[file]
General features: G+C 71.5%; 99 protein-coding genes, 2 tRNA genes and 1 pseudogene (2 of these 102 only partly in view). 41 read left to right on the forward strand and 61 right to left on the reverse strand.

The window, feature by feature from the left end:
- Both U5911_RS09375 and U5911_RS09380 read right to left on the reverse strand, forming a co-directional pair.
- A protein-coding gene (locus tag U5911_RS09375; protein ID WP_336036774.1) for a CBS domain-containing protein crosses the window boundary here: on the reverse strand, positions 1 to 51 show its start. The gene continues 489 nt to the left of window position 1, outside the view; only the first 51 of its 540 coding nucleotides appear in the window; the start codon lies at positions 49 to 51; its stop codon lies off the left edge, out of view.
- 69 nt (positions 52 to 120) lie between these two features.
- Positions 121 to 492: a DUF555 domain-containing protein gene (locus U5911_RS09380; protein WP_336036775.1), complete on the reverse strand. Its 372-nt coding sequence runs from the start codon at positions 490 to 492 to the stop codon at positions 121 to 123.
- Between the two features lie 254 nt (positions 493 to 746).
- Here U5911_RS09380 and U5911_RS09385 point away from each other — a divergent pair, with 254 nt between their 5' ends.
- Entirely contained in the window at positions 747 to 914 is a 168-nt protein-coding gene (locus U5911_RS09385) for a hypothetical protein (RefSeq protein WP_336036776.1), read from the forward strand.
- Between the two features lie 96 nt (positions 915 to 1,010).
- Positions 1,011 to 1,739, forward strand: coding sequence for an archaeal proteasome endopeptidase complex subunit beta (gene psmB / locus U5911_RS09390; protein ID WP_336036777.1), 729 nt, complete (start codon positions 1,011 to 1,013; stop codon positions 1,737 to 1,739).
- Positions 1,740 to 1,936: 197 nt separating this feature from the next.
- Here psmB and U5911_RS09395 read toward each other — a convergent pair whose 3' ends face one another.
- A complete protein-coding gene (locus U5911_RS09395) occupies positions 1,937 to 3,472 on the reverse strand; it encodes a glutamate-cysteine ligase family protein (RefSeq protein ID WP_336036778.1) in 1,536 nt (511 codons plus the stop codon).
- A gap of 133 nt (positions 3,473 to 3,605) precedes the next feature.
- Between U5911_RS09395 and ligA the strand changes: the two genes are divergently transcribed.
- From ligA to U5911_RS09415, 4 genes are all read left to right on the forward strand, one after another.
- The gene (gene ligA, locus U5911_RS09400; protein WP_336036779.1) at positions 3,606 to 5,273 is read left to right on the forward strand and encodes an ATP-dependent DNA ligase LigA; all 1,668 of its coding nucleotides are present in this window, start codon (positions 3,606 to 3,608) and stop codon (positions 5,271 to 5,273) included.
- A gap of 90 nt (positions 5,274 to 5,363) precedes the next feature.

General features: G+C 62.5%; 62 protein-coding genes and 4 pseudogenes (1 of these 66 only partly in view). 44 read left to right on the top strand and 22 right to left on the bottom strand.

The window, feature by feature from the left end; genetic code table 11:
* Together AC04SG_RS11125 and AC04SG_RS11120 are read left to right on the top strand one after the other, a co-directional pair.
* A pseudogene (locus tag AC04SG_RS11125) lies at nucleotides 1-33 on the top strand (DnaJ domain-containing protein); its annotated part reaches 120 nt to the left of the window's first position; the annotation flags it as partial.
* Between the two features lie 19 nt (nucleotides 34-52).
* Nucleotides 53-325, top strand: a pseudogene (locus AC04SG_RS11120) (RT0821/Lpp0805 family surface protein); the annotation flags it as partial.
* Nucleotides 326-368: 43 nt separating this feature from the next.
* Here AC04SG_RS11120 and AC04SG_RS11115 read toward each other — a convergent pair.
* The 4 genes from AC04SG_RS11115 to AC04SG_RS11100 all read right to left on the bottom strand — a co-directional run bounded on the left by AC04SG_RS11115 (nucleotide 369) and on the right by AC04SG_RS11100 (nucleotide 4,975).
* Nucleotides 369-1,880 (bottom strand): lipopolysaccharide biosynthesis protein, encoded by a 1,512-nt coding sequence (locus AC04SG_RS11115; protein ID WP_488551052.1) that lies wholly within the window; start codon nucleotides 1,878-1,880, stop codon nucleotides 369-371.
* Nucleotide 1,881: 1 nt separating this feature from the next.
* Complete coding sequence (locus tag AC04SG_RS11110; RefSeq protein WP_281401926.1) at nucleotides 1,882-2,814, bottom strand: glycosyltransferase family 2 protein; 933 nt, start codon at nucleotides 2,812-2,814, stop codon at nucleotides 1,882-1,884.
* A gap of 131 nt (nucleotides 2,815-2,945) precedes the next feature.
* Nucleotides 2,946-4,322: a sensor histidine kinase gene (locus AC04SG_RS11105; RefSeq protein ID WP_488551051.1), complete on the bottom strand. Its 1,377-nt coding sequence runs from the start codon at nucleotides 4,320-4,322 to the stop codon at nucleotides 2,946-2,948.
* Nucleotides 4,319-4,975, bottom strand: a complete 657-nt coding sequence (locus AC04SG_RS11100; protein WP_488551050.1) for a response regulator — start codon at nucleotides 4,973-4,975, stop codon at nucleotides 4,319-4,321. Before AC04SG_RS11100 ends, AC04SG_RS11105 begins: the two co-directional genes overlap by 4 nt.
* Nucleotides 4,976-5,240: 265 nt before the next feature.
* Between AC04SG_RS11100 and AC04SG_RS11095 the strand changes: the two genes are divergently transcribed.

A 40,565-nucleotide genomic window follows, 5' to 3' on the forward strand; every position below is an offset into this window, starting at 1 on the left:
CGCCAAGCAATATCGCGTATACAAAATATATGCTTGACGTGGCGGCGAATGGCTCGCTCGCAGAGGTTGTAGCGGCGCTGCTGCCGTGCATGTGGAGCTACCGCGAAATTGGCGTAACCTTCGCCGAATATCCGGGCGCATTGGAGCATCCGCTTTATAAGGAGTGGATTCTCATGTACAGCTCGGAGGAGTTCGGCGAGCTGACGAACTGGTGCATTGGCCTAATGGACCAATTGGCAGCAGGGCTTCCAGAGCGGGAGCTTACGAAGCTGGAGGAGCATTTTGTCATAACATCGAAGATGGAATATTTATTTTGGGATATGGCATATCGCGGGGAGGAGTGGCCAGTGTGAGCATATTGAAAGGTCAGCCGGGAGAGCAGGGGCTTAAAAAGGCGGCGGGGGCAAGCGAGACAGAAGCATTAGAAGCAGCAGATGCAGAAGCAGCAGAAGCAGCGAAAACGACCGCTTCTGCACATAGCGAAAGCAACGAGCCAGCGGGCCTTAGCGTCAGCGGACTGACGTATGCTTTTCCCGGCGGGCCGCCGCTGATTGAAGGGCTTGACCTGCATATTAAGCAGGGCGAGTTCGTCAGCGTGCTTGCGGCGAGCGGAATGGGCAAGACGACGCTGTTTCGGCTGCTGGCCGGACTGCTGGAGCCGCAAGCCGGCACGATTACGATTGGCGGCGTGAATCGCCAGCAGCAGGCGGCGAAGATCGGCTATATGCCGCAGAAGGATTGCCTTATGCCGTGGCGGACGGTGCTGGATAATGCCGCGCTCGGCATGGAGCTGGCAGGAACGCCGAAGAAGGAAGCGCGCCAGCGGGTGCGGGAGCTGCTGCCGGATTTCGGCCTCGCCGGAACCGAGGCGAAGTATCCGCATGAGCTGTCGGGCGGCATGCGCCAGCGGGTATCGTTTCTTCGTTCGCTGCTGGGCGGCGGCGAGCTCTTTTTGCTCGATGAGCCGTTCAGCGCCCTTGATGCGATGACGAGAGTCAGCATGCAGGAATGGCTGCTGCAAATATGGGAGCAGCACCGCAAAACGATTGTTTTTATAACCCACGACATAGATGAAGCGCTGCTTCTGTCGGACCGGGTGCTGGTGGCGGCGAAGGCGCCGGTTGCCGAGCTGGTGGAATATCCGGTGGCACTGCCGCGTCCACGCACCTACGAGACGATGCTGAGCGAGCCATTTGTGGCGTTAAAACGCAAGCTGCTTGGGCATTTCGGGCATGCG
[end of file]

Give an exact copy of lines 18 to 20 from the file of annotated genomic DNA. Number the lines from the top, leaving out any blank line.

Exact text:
- The gene (gene ligA, locus U5911_RS09400; protein WP_336036779.1) at positions 3,606 to 5,273 is read left to right on the forward strand and encodes an ATP-dependent DNA ligase LigA; all 1,668 of its coding nucleotides are present in this window, start codon (positions 3,606 to 3,608) and stop codon (positions 5,271 to 5,273) included.
- A gap of 90 nt (positions 5,274 to 5,363) precedes the next feature.

General features: G+C 62.5%; 62 protein-coding genes and 4 pseudogenes (1 of these 66 only partly in view). 44 read left to right on the top strand and 22 right to left on the bottom strand.